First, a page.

Edina Erdős

Edina Erdős
University of Debrecen · Department of Biochemistry and Molecular Biology

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14
Publications
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Publications

Publications (14)
Article
Full-text available
Gaining pharmacologic access to the potential of ARID1A, a tumor suppressor protein, to mediate transcriptional control over cancer gene expression is an unresolved challenge. Retinoid X receptor ligands are pleiotropic, incompletely understood tools that regulate breast epithelial cell proliferation and differentiation. We found that low-dose bexa...
Article
Full-text available
Nuclear Receptor Subfamily 2 Group F Member 2 (NR2F2) is a member of the steroid/thyroid hormone receptor superfamily with a crucial role in organogenesis, angiogenesis, cardiovascular development and tumorigenesis. However, there is limited knowledge about the cistrome and transcriptome of NR2F2 in breast cancer. In this study, we mapped the regul...
Article
While chromatin immunoprecipitation has become a widely-used method in the field of transcription regulation studies, serious limitations connected to the complexity and relatively little standardization of the method serve as obstacles for its use in clinical research. In this paper we introduce a method for developing bacteriophage-based controls...
Article
Chicken ovalbumin upstream promoter transcription factor II (COUP-TFII) is a member of the steroid/thyroid hormone receptor superfamily, but its ligand has not yet been identified. Little is known about the role of the COUP-TFII nuclear receptor in cancer cells. In this study, we mapped the cistrome of COUP-TFII in three different cancer cells, nam...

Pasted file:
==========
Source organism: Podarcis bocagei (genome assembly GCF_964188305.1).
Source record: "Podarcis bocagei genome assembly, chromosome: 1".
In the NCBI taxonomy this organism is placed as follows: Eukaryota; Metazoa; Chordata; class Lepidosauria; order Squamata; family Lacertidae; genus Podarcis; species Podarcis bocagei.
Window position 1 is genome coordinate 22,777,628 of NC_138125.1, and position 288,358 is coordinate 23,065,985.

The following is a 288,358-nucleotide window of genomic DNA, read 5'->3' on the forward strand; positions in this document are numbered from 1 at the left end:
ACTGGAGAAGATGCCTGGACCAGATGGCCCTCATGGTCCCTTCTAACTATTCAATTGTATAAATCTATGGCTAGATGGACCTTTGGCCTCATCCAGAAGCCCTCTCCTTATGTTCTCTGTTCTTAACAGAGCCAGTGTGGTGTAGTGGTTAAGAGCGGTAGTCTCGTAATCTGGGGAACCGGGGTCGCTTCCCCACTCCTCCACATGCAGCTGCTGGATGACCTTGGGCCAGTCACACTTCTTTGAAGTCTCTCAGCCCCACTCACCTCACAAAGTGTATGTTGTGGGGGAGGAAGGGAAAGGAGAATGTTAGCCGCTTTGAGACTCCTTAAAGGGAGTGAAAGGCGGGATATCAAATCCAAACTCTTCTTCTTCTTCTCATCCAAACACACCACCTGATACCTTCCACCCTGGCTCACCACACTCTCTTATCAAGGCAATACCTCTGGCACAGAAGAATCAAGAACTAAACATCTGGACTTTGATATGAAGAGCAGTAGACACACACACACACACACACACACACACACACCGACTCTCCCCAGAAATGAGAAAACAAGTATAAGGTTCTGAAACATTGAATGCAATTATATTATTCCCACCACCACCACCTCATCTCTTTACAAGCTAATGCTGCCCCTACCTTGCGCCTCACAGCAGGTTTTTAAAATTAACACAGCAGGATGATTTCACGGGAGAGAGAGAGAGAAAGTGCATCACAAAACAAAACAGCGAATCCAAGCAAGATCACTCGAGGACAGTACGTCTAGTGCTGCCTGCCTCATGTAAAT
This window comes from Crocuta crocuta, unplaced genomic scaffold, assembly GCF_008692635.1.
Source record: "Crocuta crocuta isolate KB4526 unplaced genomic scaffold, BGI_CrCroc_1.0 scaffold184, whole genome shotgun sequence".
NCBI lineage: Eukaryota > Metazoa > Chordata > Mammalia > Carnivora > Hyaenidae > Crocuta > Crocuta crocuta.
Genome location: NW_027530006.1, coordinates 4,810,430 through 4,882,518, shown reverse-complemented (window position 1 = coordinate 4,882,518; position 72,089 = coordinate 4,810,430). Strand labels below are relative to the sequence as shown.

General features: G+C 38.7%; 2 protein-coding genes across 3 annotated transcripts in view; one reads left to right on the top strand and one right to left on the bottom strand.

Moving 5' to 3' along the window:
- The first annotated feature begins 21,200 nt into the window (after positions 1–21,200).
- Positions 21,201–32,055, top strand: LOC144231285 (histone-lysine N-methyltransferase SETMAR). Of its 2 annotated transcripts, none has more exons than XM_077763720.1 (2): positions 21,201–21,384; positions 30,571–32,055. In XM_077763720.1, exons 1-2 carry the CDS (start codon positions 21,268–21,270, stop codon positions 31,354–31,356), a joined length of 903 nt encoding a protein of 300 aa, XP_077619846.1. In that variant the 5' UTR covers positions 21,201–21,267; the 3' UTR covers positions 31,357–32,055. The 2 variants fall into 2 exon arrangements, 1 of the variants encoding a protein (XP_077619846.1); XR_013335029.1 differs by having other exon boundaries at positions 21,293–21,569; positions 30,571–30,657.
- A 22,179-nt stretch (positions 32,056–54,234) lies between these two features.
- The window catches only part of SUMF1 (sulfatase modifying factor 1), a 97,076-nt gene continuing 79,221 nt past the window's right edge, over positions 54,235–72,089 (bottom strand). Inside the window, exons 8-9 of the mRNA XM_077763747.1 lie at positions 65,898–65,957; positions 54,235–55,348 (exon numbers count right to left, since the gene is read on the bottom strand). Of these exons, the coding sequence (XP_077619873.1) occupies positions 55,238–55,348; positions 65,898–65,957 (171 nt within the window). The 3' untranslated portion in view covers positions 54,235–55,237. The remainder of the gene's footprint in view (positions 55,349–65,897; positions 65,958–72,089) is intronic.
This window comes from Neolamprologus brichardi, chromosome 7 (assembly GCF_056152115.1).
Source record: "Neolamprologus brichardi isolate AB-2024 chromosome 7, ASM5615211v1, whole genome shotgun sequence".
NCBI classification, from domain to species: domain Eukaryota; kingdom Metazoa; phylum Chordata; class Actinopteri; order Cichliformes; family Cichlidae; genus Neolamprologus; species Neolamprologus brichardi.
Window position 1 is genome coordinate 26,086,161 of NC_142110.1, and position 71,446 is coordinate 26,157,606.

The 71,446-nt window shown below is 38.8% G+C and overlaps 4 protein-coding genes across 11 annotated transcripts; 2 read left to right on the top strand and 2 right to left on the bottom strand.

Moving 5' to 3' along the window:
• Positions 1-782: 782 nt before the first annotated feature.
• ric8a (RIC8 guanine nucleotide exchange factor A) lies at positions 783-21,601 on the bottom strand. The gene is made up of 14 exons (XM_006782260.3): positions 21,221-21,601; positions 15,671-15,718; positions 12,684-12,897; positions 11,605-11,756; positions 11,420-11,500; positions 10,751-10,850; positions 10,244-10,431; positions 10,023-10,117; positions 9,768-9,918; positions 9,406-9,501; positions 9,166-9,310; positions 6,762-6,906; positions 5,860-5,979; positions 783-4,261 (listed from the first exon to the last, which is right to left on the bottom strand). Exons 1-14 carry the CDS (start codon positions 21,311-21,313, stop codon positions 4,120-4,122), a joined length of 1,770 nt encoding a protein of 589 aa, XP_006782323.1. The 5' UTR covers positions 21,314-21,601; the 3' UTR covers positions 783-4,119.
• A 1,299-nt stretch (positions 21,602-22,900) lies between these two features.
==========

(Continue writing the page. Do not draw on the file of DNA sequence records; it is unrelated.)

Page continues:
Article
Full-text available
The degree of intrinsic and interpatient phenotypic heterogeneity and its role in tumor evolution is poorly understood. Phenotypic drifts can be transmitted via inheritable transcriptional programs. Cell-type specific transcription is maintained through the activation of epigenetically defined regulatory regions including promoters and enhancers. H...
Article
Full-text available
The degree of intrinsic and interpatient phenotypic heterogeneity and its role in tumour evolution is poorly understood. Phenotypic divergence can be achieved via the inheritance of alternative transcriptional programs1,2. Cell-type specific transcription is maintained through the activation of epigenetically-defined regulatory regions including pr...
Article
Nuclear Receptors are ligand-activated transcription factors that translate information about the lipid environment into specific genetic programs, a property that renders them good candidates to be mediators of rapid adaptation changes of a species. Lipid-based morphogens, endocrine hormones, fatty acids and xenobiotics might act through this clas...